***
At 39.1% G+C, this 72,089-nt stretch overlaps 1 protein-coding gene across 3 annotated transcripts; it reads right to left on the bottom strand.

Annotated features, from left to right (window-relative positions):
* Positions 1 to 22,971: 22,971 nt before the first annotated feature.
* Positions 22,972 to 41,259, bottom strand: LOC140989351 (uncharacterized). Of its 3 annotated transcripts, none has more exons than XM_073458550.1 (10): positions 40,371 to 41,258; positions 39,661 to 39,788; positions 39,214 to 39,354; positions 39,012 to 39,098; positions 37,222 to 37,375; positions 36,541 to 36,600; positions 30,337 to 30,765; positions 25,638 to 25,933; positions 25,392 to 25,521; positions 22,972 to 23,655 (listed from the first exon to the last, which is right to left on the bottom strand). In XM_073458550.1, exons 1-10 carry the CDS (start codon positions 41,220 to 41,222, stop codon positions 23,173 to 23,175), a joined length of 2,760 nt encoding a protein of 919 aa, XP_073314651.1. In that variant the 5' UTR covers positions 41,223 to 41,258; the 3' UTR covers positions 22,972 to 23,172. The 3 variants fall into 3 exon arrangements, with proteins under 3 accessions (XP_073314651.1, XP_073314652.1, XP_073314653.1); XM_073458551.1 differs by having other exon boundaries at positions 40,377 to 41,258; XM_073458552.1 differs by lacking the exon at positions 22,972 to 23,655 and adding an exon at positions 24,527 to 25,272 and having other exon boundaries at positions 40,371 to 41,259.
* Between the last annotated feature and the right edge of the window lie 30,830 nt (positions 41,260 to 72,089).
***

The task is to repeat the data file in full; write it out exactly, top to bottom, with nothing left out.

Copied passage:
At 39.1% G+C, this 72,089-nt stretch overlaps 1 protein-coding gene across 3 annotated transcripts; it reads right to left on the bottom strand.

Annotated features, from left to right (window-relative positions):
* Positions 1 to 22,971: 22,971 nt before the first annotated feature.
* Positions 22,972 to 41,259, bottom strand: LOC140989351 (uncharacterized). Of its 3 annotated transcripts, none has more exons than XM_073458550.1 (10): positions 40,371 to 41,258; positions 39,661 to 39,788; positions 39,214 to 39,354; positions 39,012 to 39,098; positions 37,222 to 37,375; positions 36,541 to 36,600; positions 30,337 to 30,765; positions 25,638 to 25,933; positions 25,392 to 25,521; positions 22,972 to 23,655 (listed from the first exon to the last, which is right to left on the bottom strand). In XM_073458550.1, exons 1-10 carry the CDS (start codon positions 41,220 to 41,222, stop codon positions 23,173 to 23,175), a joined length of 2,760 nt encoding a protein of 919 aa, XP_073314651.1. In that variant the 5' UTR covers positions 41,223 to 41,258; the 3' UTR covers positions 22,972 to 23,172. The 3 variants fall into 3 exon arrangements, with proteins under 3 accessions (XP_073314651.1, XP_073314652.1, XP_073314653.1); XM_073458551.1 differs by having other exon boundaries at positions 40,377 to 41,258; XM_073458552.1 differs by lacking the exon at positions 22,972 to 23,655 and adding an exon at positions 24,527 to 25,272 and having other exon boundaries at positions 40,371 to 41,259.
* Between the last annotated feature and the right edge of the window lie 30,830 nt (positions 41,260 to 72,089).